Establish Boundaries

When building a fence, you must make sure that it does not extend into any neighboring property — but how are you supposed to know where your yard ends and the neighbors’ begins? Building a fence, or anything for that matter, on property that doesn’t belong to you can cause tension in the neighborhood, and possibly even result in a legal dispute. Fortunately, there are a variety of ways you can make sure that your fence stays within your property line, and that your neighbors stay happy!

  1. Most county assessor’s offices will have an official website, some of which will feature mapping tools for all real estate in the region. You can find your property (and its boundary lines) on this map feature, as well as landmarks to help you measure properly. From there you can use a tape measure to find your property lines. You can also go directly to the assessor’s office where they can provide you with a physical copy of a regional map.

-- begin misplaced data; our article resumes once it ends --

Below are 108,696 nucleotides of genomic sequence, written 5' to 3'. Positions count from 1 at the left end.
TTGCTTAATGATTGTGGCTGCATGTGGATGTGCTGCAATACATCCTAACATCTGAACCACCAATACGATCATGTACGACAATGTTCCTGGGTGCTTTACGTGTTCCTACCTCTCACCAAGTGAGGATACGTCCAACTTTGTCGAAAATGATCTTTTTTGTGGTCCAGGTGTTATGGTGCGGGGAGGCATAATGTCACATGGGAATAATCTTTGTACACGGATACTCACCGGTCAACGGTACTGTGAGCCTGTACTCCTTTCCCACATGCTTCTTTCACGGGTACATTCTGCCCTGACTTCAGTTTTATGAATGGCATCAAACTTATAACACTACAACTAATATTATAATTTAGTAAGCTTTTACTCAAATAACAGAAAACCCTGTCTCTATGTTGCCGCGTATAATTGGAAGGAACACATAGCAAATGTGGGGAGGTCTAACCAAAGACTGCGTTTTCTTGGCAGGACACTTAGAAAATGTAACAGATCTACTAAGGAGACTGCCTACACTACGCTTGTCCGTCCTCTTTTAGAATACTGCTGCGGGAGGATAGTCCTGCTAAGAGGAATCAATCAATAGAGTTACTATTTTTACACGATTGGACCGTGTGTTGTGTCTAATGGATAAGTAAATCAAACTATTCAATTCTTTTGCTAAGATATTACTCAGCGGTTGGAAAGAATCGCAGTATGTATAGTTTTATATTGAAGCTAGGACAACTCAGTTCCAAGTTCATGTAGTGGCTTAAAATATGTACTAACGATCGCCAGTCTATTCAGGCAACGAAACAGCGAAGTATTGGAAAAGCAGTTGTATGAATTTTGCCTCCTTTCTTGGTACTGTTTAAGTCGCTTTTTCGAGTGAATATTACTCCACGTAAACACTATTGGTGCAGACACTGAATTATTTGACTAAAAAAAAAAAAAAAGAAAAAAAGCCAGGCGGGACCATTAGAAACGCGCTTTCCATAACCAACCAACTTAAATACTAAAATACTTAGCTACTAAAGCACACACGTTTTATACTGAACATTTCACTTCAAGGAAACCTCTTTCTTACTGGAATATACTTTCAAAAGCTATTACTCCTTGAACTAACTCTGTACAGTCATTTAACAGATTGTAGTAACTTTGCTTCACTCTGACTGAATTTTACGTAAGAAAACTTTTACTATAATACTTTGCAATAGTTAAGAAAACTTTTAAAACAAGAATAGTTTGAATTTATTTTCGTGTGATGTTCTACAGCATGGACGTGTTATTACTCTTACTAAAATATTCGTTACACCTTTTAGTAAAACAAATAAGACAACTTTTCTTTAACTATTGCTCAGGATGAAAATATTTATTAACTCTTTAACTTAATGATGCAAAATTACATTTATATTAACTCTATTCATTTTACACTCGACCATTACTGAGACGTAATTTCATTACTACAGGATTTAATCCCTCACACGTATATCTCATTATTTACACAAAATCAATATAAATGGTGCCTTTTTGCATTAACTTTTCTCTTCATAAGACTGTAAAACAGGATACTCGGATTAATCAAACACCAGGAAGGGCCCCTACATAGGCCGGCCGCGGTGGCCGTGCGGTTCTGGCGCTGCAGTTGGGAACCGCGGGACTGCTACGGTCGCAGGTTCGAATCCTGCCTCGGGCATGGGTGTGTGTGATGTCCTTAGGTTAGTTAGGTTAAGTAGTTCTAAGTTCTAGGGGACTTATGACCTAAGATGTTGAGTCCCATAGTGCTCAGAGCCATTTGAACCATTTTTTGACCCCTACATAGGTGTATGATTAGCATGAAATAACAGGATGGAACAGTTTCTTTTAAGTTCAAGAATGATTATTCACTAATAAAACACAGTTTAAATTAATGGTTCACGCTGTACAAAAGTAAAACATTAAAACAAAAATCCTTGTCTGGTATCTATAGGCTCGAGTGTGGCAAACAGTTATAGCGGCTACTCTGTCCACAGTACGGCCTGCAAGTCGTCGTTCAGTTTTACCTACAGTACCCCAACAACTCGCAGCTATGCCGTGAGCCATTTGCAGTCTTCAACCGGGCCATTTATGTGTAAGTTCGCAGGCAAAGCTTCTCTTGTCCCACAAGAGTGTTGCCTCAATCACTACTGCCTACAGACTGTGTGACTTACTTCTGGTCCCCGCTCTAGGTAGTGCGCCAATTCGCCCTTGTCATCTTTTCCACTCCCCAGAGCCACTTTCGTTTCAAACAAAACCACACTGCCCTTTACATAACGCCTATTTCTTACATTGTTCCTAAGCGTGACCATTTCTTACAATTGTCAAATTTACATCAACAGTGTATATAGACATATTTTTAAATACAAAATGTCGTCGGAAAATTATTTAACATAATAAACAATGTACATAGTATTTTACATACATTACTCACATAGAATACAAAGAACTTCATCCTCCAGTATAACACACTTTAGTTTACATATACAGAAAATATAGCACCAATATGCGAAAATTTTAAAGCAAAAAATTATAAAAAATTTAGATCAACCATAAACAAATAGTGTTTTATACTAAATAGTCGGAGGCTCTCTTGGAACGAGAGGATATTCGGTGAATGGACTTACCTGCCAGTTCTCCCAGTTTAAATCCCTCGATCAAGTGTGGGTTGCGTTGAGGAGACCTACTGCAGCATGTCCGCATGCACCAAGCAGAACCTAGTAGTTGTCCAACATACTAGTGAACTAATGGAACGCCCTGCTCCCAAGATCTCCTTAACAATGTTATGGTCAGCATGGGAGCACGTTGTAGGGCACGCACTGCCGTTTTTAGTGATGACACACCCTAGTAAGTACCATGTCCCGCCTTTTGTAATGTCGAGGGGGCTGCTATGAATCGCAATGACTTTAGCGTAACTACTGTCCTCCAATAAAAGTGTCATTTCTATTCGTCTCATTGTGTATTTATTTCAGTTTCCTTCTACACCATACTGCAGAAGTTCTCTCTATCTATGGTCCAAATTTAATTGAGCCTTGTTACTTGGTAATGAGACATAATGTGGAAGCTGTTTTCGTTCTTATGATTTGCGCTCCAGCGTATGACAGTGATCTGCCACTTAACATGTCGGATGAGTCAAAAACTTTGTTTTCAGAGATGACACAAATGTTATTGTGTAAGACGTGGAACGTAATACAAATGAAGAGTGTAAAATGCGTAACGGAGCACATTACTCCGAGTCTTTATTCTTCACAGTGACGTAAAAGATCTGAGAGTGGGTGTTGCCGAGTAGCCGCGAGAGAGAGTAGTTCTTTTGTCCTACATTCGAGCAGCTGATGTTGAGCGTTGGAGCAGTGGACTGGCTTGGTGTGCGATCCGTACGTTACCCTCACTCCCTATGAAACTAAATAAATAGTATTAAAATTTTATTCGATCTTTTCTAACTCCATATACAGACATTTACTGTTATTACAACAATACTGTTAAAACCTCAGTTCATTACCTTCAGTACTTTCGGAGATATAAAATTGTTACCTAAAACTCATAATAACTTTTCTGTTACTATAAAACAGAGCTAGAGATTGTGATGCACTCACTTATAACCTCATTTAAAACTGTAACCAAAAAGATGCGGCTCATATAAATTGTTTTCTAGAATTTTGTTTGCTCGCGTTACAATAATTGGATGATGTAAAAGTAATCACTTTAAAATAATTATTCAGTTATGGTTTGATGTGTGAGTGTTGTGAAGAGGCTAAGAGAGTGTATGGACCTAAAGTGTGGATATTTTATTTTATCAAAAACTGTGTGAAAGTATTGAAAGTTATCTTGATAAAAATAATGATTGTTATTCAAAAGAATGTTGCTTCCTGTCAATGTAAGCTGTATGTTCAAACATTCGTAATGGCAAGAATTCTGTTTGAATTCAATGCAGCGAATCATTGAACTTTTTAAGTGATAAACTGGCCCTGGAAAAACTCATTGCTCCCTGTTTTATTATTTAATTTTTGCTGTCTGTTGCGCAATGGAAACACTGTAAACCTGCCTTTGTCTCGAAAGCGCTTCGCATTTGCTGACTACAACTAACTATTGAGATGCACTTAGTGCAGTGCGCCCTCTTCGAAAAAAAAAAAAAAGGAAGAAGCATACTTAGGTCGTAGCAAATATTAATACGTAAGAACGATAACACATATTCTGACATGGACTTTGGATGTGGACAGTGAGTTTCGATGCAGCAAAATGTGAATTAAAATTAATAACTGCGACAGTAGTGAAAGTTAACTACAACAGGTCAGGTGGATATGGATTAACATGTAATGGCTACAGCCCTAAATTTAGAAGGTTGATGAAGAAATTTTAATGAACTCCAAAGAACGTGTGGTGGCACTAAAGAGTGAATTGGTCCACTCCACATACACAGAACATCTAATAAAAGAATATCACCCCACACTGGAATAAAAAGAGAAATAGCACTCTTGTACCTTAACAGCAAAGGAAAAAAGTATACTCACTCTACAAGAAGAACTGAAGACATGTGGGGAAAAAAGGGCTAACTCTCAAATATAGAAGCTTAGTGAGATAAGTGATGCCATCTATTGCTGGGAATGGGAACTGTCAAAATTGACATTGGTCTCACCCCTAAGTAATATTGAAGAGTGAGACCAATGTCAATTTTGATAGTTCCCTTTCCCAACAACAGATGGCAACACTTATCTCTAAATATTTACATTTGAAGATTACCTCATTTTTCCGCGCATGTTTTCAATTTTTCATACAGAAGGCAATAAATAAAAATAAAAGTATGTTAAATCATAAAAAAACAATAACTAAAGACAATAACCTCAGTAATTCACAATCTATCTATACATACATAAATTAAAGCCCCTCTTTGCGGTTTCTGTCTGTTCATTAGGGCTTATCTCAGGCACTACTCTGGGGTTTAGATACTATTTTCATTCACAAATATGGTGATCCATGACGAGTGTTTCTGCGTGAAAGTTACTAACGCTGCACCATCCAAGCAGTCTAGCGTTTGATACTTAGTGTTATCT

2. Still have your deed lying around (you should!)? It contains detailed descriptions about your property, including measurements from certain landmarks. Similarly to utilizing your county assessor, once you find the measurements, use your tape measure and mark each corner of the property line.
  3. Along with your deed, you should have a property survey that was given to you when you purchased your home. It has even more specific measurements, like the distance from the home to the property lines and to the street.
  4. If you have misplaced such documents, don’t have the time to do the measuring yourself or just simply don’t want to do it, hire a surveyor. They will perform all the measurements and can point out where the property lines are. Make sure you are present when they are surveying so they can show you exactly where your property ends and the neighbor’s begins. The cost of this work will depend on where you live, and the value and size of your property.


Courtesy of SF Gate Home Guides